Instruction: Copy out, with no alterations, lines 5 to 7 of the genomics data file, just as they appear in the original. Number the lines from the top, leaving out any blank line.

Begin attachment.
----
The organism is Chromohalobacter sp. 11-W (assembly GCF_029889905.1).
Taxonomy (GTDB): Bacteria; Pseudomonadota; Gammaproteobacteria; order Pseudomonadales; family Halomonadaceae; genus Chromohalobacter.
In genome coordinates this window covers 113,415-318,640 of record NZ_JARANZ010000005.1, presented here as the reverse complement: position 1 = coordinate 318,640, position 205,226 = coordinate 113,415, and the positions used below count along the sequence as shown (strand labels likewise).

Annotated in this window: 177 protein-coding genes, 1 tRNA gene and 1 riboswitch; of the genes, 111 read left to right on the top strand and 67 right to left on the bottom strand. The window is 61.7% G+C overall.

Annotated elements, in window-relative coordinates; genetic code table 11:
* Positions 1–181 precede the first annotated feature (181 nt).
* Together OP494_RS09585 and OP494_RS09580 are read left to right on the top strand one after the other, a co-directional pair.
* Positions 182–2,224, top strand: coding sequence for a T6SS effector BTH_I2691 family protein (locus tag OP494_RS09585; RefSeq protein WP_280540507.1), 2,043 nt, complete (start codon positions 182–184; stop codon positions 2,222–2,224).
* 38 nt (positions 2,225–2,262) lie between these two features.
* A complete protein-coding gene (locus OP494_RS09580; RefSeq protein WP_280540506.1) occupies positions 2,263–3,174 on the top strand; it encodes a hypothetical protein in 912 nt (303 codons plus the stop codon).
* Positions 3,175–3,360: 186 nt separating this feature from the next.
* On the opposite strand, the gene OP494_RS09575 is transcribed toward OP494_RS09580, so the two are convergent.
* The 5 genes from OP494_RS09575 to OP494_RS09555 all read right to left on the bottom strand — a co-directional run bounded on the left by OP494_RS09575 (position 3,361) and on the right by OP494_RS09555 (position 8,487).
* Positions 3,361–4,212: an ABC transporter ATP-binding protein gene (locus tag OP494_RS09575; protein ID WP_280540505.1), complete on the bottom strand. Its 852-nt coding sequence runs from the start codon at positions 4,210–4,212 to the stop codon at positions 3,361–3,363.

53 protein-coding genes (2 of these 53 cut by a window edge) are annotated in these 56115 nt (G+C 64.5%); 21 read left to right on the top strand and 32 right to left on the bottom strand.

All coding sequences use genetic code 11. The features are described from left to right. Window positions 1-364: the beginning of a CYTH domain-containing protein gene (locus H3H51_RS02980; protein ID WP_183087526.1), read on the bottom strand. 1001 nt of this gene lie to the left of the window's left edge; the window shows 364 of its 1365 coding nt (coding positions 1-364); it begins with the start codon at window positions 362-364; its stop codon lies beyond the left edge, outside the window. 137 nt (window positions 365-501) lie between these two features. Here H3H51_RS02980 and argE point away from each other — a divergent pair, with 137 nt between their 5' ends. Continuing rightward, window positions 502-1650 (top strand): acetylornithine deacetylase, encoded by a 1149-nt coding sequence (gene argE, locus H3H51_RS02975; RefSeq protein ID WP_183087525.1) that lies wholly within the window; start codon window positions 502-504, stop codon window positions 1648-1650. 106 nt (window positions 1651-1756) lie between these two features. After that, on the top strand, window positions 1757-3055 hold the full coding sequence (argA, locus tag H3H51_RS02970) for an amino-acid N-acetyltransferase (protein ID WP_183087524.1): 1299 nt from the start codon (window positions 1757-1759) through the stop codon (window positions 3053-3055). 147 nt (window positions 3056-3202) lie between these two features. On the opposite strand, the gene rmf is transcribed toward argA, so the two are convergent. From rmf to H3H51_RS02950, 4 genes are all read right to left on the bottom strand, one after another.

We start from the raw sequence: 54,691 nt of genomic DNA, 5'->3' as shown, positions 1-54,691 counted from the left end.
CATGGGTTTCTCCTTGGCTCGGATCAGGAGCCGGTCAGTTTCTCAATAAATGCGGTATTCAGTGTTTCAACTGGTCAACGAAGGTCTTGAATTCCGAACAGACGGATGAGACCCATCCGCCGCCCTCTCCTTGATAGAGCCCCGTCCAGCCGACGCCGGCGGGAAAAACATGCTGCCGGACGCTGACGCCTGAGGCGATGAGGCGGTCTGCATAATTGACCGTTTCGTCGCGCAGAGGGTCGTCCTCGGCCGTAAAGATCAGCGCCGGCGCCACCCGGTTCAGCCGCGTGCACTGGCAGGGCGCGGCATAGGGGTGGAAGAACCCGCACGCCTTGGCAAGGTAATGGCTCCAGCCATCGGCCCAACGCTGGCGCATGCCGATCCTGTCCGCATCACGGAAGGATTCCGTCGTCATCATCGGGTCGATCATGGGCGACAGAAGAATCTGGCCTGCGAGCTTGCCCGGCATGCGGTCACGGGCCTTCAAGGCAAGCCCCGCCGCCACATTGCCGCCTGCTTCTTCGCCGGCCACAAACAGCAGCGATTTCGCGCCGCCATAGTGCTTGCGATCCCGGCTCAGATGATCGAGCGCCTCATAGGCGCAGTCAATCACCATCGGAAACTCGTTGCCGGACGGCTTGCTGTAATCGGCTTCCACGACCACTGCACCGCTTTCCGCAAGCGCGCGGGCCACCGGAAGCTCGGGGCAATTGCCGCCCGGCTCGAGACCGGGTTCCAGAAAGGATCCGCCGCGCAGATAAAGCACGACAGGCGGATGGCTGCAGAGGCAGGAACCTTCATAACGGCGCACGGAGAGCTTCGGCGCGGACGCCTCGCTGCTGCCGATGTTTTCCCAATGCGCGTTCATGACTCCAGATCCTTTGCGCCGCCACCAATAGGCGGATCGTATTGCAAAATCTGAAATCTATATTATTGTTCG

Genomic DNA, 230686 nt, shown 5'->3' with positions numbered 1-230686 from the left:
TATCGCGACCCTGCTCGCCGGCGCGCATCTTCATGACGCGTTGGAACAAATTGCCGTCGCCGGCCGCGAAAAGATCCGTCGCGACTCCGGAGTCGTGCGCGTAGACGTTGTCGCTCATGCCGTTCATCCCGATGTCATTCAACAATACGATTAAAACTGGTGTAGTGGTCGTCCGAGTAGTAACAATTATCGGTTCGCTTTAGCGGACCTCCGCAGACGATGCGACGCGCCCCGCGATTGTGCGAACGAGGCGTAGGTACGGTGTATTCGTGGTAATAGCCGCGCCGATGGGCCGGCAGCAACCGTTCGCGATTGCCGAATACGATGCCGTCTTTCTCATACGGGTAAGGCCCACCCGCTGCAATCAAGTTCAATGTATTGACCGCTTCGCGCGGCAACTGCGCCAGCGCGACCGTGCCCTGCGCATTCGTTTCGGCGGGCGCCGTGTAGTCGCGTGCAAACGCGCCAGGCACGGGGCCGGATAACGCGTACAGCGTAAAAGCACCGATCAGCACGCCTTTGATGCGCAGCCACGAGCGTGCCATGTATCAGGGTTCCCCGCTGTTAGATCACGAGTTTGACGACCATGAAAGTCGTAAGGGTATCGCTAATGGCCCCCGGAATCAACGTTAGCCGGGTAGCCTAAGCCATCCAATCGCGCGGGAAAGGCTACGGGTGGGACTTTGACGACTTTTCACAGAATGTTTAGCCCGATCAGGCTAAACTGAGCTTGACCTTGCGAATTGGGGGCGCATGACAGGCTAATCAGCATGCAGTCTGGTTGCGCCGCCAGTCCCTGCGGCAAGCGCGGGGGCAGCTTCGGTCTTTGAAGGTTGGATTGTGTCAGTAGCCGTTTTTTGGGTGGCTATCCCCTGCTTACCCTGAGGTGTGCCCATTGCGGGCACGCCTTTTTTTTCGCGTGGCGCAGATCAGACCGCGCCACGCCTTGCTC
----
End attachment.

Annotated elements, in window-relative coordinates; genetic code table 11:
* Positions 1–181 precede the first annotated feature (181 nt).
* Together OP494_RS09585 and OP494_RS09580 are read left to right on the top strand one after the other, a co-directional pair.